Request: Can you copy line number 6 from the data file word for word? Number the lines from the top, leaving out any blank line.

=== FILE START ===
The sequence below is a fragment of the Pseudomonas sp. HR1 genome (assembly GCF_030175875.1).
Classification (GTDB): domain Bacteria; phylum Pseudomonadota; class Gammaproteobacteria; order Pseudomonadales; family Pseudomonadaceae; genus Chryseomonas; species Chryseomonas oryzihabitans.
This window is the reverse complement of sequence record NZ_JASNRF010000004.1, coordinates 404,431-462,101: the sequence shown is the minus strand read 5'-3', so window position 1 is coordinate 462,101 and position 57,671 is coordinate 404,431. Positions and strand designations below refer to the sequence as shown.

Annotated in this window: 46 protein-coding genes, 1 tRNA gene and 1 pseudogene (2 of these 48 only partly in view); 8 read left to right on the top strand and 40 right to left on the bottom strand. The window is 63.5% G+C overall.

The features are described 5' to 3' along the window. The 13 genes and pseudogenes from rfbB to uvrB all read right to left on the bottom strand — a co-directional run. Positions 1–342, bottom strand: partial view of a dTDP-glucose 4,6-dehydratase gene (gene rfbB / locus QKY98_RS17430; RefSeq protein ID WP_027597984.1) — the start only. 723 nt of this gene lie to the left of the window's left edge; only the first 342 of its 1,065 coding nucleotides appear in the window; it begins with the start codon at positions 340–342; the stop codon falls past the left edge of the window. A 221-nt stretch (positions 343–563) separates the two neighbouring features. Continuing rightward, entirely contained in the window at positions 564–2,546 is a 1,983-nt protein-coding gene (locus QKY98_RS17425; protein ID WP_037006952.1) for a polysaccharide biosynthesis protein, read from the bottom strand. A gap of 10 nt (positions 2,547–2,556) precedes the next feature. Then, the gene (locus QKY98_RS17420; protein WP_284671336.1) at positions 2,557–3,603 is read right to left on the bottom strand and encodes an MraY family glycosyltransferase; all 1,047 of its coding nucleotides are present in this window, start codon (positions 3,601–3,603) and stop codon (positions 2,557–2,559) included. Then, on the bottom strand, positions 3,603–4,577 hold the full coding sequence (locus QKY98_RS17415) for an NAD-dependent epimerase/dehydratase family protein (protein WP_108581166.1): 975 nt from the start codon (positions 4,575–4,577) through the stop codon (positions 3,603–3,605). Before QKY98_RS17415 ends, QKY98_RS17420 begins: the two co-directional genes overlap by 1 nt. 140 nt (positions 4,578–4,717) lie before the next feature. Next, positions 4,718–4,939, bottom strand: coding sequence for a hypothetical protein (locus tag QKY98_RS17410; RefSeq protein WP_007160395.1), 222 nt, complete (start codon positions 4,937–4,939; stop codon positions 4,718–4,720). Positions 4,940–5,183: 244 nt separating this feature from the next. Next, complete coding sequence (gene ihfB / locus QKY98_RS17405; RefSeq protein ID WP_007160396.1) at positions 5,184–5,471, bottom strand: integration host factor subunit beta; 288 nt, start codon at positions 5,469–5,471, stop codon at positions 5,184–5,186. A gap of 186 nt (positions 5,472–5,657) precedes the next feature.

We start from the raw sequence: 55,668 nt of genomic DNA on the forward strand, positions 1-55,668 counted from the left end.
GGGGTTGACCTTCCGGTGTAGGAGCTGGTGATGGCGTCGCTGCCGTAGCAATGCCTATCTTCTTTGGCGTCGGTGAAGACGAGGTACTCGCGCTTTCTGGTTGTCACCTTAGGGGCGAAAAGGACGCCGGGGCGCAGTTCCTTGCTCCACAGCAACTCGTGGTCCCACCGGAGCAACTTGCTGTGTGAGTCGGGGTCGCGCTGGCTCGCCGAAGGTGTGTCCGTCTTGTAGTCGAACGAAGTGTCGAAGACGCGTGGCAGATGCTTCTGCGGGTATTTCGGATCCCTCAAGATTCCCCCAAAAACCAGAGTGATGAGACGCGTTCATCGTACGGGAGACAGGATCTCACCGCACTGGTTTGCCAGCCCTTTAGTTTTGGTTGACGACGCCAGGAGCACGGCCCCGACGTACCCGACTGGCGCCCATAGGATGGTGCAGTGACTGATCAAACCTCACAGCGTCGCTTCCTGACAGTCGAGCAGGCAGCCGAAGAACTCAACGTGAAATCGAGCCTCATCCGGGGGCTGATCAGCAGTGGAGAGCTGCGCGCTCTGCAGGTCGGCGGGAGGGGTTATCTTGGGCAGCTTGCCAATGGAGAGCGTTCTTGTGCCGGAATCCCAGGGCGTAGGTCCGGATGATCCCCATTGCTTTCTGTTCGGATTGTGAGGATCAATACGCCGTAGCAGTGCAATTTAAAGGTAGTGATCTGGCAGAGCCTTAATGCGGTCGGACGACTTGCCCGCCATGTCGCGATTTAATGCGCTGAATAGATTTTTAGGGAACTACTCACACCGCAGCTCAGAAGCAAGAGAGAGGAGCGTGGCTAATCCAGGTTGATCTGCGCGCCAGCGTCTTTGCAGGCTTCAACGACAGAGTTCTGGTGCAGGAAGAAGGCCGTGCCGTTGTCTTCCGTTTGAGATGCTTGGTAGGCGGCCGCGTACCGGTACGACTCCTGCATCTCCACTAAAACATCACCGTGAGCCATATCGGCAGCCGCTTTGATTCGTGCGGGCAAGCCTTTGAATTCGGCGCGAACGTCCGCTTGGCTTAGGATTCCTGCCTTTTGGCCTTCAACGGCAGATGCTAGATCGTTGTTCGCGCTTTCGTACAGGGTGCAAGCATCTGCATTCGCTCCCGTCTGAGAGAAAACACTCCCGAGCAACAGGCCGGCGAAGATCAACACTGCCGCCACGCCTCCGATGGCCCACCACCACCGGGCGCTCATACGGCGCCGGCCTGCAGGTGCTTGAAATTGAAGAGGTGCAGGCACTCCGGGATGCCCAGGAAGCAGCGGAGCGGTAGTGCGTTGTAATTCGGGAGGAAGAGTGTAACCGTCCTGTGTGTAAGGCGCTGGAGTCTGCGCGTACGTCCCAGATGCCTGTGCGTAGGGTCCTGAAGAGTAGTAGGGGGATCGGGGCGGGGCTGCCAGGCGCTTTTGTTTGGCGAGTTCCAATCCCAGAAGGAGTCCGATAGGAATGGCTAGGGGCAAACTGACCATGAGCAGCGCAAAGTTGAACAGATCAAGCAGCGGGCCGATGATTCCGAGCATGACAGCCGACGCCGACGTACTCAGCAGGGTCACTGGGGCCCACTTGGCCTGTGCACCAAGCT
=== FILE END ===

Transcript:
We start from the raw sequence: 55,668 nt of genomic DNA on the forward strand, positions 1-55,668 counted from the left end.